Moss Unbeatable in F.2
Clermont-Ferrand, July 26th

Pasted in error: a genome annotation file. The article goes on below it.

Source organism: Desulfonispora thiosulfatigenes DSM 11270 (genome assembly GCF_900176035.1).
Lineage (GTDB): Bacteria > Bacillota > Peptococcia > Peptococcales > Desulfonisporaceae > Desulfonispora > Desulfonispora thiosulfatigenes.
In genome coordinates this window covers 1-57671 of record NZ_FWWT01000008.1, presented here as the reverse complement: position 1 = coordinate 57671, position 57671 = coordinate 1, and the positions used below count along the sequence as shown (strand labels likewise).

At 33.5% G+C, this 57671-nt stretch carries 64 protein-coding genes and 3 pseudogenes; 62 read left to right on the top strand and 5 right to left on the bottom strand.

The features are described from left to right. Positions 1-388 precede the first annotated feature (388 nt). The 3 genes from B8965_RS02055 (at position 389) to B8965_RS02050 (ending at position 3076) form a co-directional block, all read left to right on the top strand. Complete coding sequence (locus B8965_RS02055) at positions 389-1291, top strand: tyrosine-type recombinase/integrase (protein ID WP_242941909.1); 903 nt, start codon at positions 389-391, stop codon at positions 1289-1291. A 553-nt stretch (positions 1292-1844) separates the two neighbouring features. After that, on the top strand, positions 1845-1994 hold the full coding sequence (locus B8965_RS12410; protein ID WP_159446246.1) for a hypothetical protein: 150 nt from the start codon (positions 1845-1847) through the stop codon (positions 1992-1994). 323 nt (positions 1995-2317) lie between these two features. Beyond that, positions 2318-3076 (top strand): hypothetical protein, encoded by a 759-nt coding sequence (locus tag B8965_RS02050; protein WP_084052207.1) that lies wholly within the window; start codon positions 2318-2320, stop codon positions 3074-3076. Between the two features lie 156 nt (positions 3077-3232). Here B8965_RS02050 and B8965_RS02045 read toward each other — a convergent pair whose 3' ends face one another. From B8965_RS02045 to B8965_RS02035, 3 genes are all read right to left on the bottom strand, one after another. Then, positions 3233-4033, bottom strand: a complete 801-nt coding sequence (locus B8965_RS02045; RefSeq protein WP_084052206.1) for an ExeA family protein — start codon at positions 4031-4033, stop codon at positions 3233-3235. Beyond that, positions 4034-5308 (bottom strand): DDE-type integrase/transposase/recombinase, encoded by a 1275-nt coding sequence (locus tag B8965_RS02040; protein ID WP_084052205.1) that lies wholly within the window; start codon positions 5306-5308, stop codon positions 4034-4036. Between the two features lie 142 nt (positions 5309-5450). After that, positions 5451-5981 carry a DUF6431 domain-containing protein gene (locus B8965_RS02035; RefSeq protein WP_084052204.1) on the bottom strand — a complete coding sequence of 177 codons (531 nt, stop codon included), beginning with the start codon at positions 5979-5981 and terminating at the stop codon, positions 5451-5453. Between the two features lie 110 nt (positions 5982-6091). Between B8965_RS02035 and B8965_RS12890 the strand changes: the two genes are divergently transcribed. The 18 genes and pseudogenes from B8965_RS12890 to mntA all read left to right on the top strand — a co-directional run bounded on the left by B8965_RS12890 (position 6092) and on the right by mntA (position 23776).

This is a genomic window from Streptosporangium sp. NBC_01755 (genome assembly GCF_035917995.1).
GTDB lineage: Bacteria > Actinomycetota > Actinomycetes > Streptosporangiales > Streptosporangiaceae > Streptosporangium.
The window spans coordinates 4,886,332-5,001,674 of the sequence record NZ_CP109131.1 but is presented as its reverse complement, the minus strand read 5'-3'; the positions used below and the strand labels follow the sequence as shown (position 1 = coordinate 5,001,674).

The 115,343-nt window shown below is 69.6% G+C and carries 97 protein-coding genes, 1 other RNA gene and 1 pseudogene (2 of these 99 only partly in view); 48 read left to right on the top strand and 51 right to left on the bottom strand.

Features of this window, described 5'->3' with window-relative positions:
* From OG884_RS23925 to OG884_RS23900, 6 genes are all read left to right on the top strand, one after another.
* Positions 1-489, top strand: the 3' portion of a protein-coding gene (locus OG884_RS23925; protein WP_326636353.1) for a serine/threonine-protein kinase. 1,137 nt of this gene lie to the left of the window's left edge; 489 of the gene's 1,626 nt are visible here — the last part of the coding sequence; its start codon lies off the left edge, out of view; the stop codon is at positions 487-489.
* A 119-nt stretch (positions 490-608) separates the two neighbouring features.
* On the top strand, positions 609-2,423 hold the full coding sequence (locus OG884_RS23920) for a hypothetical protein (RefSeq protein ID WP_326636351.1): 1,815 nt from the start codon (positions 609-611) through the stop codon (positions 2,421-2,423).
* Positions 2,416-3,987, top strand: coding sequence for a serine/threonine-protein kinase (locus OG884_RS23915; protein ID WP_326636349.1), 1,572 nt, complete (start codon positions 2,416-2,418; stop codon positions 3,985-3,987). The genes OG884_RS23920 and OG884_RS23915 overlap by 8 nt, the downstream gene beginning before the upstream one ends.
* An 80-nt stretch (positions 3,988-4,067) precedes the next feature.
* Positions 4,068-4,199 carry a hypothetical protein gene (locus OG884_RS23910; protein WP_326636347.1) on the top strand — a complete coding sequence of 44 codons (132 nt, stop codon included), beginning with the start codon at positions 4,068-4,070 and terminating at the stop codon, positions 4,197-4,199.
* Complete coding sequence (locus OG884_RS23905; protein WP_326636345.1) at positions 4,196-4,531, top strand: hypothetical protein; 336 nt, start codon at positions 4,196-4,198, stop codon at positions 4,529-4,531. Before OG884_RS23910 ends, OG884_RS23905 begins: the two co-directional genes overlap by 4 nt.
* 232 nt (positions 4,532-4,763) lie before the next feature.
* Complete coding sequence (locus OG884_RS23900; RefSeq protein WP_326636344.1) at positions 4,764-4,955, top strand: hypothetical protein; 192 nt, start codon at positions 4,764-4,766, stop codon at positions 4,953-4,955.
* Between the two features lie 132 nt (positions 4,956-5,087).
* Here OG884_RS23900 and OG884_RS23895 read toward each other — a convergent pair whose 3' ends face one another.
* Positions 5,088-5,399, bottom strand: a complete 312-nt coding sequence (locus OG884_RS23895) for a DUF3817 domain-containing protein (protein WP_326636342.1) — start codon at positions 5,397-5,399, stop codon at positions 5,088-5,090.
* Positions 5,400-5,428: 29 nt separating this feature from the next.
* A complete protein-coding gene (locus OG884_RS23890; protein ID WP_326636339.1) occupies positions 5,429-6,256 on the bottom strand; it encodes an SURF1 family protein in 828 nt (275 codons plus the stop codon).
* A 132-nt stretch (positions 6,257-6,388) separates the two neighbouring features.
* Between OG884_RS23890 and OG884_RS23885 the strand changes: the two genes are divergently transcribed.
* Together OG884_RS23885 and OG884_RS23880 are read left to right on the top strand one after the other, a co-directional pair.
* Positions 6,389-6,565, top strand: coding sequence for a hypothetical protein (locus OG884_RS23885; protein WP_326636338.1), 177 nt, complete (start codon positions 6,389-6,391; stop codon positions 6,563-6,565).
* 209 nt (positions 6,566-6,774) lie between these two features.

The City of Clermont-Ferrand lies more or less in the centre of France, surrounded by the hills of the Massif Central and is a large and thriving city with seemingly little connection with the outside world. Last year the Automobile Club D’Auvergne, which is centred in Clermont-Ferrand, built an entirely new circuit up in the hills overlooking the town, using some existing roads and cutting many new ones. The result is an 8.057 kilometre circuit which represents true mountain motoring, and is in effect a little Nurburgring, with some 50 corners, no straights of any real length, and at no point does the road run level, either climbing steeply or descending, even the pit area being on a downhill section. Of a constant 23 feet in width, with flush fitting white edging all round, the surface is literally a billiard-table and one of the best finished roads of all the European circuits. In addition great thought has been given to drainage problems, there being concrete draining channels on one side or the other all the way round, while elevation of the corners ensures that no water will collect. The actual circuit itself, its shape, its construction, its surface and so on is first class and causes many people to acclaim it as the best yet, but while this may be so from the sheer fun of driving round it, there still remains a lot to be done to finish it off, from the point of view of being a perfect circuit on which to hold an important race. For example, having edged the circuit with a foot-wide white band of concrete, the banks have then been levelled off for another three or four feet back from the road, to allow for improved visibility and for a margin of error on the part of the drivers. It was obviously assumed that drivers would respect the white border as being the edge of the road, but drivers in a hurry have little respect for anything, and it was not long before wheels were cutting across the smooth earth surface on the insides of corners, throwing earth and stones onto the roadway. Now the organisers have had to put straw bales at frequent intervals all round the inside of the fast curves just on the edge of the white border, not only making it dicey for anyone in a hurry but losing the whole point of bank removing in the first place. There is no doubt, as Nurburgring has proved for so long, that an earth bank, or a thick hedge is the best way to edge a circuit and makes drivers respect the width of the road. At the start of the Circuit of Charade, the nearby village which gives its name to this fine piece of construction, the Shell petrol company have erected a solid row of concrete pits, and the B.P. company have built a fine three storey timekeeping tower. Unfortunately the B.P. company have taken precedence and the pits are after the tower, so that during practice a driver has to cover a whole lap of five miles of mountain motoring, before he arrives at the timekeepers to start recording a lap time, and anyone who wants to do detailed tuning for local conditions might find himself credited with no fast lap times. It is worth digressing here to recall the system employed on the long Pescara circuit, where the timekeepers are stationed half-way along the pits and competitors in those pits beyond the timing line are allowed to wheel their cars back over the line before starting a lap, in order to be timed, while those before the line are allowed to finish a flying lap, stop, and wheel their cars back over the line to their pit. Perhaps the saddest thing about the wonderful new Clermont-Ferrand circuit is the paddock area, which is a small and inadequate cinder-covered area, quite lacking in imagination, for not only does it underestimate the entourage that always accompanies an entry of racing cars, but it is in the middle of the circuit and completely inaccessible without doing a section of the circuit itself, so that once a race has started, or practice for that matter, the pits and paddock are cut off from the outside world, which always causes trouble. From a personal point of view the most lamentable thing was the Press Stand, built from what seemed like old sugar boxes, and about as rigid, so that the slightest movement by anyone caused the whole thing to rock about; but worse, was the fact that only the first two cars on the starting grid were visible from the stand, and the start is always interesting to watch.